Short-term outcome of carotid dissecting pseudoaneurysm: is it always benign?

  • Loris Poli
  • Dikran Mardighian
  • Massimo Gamba
  • Alessandro Padovani
  • Alessandro Pezzini
Letter to the Editor

Dear Editor,

A 35-year-old male was admitted to the Emergency Department because of major head trauma. Brain CT showed acute subdural hematoma and right temporal pole parenchymal hemorrhage. He was intubated for airway protection but was extubated successfully soon thereafter. After sedation withdrawal, the neurological examination showed a deficit of the 9th, 10th, 11th, and 12th cranial nerves as well as Horner’s sign, consistent with left Villaret syndrome. Cerebral magnetic resonance angiography displayed left extracranial internal carotid artery dissection along with a dissecting pseudoaneurysm (DP), causing compression of the lower 4 cranial nerves and sympathetic fibers and 80% lumen stenosis (Fig.  1a). Acetylsalicylic acid 100 mg daily was started after the resolution of the hemorrhagic lesions, 1 month after the acute event. At 3-month follow-up evaluation, we observed improvement of compressive signs, whereas neuroimaging indicated no further expansion of the vascular lesion...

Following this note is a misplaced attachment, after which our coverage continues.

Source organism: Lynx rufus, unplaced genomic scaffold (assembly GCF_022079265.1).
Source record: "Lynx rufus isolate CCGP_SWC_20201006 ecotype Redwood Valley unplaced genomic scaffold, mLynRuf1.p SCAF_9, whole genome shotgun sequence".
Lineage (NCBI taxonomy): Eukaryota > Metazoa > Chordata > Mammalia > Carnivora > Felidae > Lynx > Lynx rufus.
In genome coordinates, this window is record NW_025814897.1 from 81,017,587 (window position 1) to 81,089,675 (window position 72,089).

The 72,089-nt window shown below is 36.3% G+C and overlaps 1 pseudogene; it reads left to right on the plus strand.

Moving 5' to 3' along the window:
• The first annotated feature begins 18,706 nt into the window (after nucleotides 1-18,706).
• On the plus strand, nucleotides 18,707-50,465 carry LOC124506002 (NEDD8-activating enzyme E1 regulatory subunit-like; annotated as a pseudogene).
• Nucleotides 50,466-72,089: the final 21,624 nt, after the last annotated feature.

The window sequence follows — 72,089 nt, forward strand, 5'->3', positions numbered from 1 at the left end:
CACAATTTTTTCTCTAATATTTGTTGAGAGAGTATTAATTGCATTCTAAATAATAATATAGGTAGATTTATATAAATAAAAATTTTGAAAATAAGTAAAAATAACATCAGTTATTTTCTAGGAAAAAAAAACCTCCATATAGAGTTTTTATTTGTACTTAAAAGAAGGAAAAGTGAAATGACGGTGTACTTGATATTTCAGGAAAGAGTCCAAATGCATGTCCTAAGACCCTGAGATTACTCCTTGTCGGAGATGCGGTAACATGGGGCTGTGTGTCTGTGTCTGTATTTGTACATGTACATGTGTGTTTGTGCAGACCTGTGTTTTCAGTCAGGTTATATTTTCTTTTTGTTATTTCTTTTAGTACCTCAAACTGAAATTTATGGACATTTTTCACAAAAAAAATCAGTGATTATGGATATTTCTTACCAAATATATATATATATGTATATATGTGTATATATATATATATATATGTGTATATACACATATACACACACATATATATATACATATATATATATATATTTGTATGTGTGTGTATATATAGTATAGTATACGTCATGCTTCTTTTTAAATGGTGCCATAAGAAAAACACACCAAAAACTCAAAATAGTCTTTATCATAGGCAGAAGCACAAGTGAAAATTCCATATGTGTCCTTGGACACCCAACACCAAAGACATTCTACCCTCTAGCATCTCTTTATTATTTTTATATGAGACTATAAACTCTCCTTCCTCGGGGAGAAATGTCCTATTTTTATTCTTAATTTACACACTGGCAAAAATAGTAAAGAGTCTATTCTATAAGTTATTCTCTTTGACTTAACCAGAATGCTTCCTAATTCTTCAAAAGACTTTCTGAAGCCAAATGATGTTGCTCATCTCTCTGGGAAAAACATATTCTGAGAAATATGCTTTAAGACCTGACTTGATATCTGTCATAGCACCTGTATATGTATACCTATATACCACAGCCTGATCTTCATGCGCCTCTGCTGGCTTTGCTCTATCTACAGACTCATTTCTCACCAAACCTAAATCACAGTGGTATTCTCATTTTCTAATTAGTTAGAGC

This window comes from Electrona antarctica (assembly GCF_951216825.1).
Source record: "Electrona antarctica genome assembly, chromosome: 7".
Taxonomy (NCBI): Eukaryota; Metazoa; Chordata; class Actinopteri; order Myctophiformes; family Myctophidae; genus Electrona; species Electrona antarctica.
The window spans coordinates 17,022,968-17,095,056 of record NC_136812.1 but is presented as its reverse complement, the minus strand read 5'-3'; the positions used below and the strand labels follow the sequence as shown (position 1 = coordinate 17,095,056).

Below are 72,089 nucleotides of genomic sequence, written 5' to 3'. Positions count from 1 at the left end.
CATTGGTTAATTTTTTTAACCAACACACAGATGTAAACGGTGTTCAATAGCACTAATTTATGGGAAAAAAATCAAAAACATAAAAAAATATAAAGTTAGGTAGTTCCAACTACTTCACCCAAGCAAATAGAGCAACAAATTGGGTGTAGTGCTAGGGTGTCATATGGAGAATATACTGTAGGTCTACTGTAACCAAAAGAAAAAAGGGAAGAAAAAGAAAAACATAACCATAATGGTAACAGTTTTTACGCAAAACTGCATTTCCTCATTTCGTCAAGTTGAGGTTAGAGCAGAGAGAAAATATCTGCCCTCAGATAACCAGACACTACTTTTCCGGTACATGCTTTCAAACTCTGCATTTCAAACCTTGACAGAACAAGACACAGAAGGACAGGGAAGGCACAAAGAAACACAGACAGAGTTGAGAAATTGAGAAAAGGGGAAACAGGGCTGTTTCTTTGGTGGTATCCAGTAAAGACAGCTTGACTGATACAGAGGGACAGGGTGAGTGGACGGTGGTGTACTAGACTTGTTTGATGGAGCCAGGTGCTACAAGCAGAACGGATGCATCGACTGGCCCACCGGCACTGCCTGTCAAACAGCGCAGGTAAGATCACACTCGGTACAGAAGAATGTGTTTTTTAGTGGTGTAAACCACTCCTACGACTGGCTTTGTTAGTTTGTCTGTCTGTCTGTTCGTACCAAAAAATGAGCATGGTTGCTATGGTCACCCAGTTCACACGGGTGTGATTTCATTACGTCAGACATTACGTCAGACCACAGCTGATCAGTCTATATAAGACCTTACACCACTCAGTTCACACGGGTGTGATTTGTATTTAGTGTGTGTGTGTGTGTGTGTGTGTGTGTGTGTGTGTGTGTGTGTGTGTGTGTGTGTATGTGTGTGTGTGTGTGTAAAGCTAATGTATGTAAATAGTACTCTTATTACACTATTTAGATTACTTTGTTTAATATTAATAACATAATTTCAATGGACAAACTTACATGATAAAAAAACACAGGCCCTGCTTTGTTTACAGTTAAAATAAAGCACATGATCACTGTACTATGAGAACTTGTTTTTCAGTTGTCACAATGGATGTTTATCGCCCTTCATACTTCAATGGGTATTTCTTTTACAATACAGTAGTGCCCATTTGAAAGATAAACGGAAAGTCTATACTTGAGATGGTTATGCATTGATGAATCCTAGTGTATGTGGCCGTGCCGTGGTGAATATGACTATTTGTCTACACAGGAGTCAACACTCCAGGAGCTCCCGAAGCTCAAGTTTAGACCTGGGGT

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Conflict of interest

The authors declare no conflict of interest related to this publication.

Ethical statement

This article does not contain any studies with human participants or animals performed by any of the authors.

Informed consent

Informed consent was obtained from the patient included in the study.


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Copyright information

© Belgian Neurological Society 2018

Authors and Affiliations

  1. 1.Dipartimento di Scienze Cliniche e Sperimentali, Clinica NeurologicaUniversità degli Studi di BresciaBresciaItaly
  2. 2.Dipartimento di Specialità Medico-Chirurgiche, Scienze Radiologiche e Sanità Pubblica, Sezione di NeuroradiologiaUniversità degli Studi di BresciaBresciaItaly
  3. 3.Stroke Unit, U.O Neurologia VascolareSpedali Civili di BresciaBresciaItaly

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